Lucy Cavendish College, Cambridge University
Saturday 8 and Sunday 9 September 2007
Ivor Gurney (1890 – 1937) : Composer, Poet
Ivor Gurney was born in Gloucestershire, and after an apprenticeship as assistant organist at Gloucester Cathedral took up a scholarship in 1911 to the Royal College of Music in London to study composition. There his illustrious friendship group included Arthur Bliss, Herbert Howells and Arthur Benjamin; a talented generation taught by Sir Charles Villiers Stanford, Sir Hubert Parry and Ralph Vaughan Williams. Along with many of his contemporaries, studies were interrupted by war service, and he served in France from 1915 – 1917, before being discharged with shellshock, and the lingering effects of a gas attack. He had struggled to maintain mental stability before the war, suffering from ‘nerves’ and ‘neurasthenia’, and the years immediately succeeding the armistice saw both prodigious creativity, and increasing illness; culminating in his committal to an asylum in 1922. He was never to be released from institutions, but his work continued for a surprising length of time, despite the dual disabilities of mental deterioration and lack of a critical audience. Some of his best-known war poetry was written retrospectively from within the asylum, and his mature work is characterised by his preoccupation with rewriting his war experiences, and his lifelong passion for the beauty of his home county. Described at the Royal College as ‘the English Schubert’, his voluminous song settings display a uniquely sensitive relationship to their texts. His poetry offers highly original, often idiosyncratic insights into the appreciation of natural beauty, the experience of war, and the creative interpretation of suffering.
There remains a wealth of unpublished material by Gurney, about which much remains to be said. Gurney was almost unique in writing both poetry and music, and thus provides a rich opportunity for interdisciplinary discussion. This conference aims to examine both sides of his output in equal measure, establishing a dialogue between the two, whilst placing his work against the backdrop of the early twentieth century, war and the asylum.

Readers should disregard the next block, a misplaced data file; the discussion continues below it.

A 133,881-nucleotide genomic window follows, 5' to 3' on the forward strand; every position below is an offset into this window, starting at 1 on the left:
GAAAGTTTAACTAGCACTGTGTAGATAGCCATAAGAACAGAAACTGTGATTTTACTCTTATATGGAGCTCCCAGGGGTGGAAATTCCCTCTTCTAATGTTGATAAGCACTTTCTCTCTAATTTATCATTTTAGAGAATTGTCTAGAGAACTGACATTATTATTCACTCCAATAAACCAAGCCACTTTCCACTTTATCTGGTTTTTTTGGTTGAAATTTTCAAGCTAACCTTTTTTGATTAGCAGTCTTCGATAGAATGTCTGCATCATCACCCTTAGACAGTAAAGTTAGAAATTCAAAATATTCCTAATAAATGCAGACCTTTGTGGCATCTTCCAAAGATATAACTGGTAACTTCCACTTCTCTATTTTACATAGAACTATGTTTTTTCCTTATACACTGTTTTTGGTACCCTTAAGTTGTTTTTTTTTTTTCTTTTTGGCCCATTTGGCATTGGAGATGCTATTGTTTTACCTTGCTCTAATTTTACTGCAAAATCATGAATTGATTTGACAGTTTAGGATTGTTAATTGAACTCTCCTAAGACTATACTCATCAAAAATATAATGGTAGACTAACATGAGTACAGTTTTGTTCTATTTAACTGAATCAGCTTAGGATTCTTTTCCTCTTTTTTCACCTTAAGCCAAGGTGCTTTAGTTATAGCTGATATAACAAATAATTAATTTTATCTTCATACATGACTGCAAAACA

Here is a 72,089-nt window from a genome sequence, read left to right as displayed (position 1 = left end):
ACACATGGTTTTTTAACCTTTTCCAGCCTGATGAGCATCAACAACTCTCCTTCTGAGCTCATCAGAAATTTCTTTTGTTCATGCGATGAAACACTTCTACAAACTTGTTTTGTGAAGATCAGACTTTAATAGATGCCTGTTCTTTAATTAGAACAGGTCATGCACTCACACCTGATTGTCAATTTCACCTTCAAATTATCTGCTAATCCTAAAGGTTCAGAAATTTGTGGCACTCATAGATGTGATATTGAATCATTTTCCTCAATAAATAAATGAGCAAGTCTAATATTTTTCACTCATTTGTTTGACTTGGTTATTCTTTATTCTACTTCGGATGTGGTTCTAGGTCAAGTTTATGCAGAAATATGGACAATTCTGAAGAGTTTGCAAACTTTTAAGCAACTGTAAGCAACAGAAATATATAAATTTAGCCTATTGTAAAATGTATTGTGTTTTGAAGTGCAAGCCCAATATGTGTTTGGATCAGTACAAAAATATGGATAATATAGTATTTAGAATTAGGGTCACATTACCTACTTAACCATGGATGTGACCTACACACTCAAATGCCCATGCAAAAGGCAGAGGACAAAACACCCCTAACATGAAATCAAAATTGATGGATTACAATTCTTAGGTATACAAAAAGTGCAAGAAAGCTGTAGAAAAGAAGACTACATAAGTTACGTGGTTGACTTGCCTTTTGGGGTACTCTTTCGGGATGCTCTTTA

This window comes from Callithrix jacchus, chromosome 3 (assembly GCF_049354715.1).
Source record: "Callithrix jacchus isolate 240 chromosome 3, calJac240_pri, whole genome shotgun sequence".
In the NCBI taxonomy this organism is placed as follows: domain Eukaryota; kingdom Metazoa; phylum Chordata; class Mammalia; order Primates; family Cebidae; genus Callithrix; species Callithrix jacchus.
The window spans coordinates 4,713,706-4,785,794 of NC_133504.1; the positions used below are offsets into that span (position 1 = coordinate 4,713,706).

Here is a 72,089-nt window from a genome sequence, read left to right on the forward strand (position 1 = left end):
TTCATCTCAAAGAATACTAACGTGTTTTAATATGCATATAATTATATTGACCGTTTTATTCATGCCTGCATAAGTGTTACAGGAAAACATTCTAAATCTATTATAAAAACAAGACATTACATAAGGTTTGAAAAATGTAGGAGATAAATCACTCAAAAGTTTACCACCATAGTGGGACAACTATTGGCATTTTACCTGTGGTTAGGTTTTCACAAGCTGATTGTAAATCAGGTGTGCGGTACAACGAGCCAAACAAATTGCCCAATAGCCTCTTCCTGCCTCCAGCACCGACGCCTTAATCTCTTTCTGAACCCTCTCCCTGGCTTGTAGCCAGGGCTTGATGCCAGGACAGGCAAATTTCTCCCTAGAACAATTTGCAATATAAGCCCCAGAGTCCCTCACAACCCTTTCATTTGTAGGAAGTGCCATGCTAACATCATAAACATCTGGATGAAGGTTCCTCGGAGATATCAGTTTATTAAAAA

The weekend will include papers given by international delegates, addressing many issues relevant to Gurney’s life and work, poetry readings, a formal dinner, and a recital of Gurney and other English song by tenor Andrew Kennedy (Radio 3 New Generation Young Artist and winner BBC Singer of the World Song Prize) including previously unheard and unpublished works by both Gurney and his contemporary W. Denis Browne.
Keynote speakers: Kelsey Thornton (Newcastle University), Stephen Banfield (Bristol University)
There will be 30 minute papers given on psychiatric issues and Gurney’s poetry throughout Saturday, with a poetry reading and drinks in the evening followed by a formal dinner. On Sunday there will be papers on Gurney’s music, followed by a recital in Clare Hall College by Andrew Kennedy at 4pm. All other events and meals take place in Lucy Cavendish College, where accommodation is available.
For further information about the event or to reserve a place for all or part of the weekend, please contact Kate Kennedy: firstname.lastname@example.org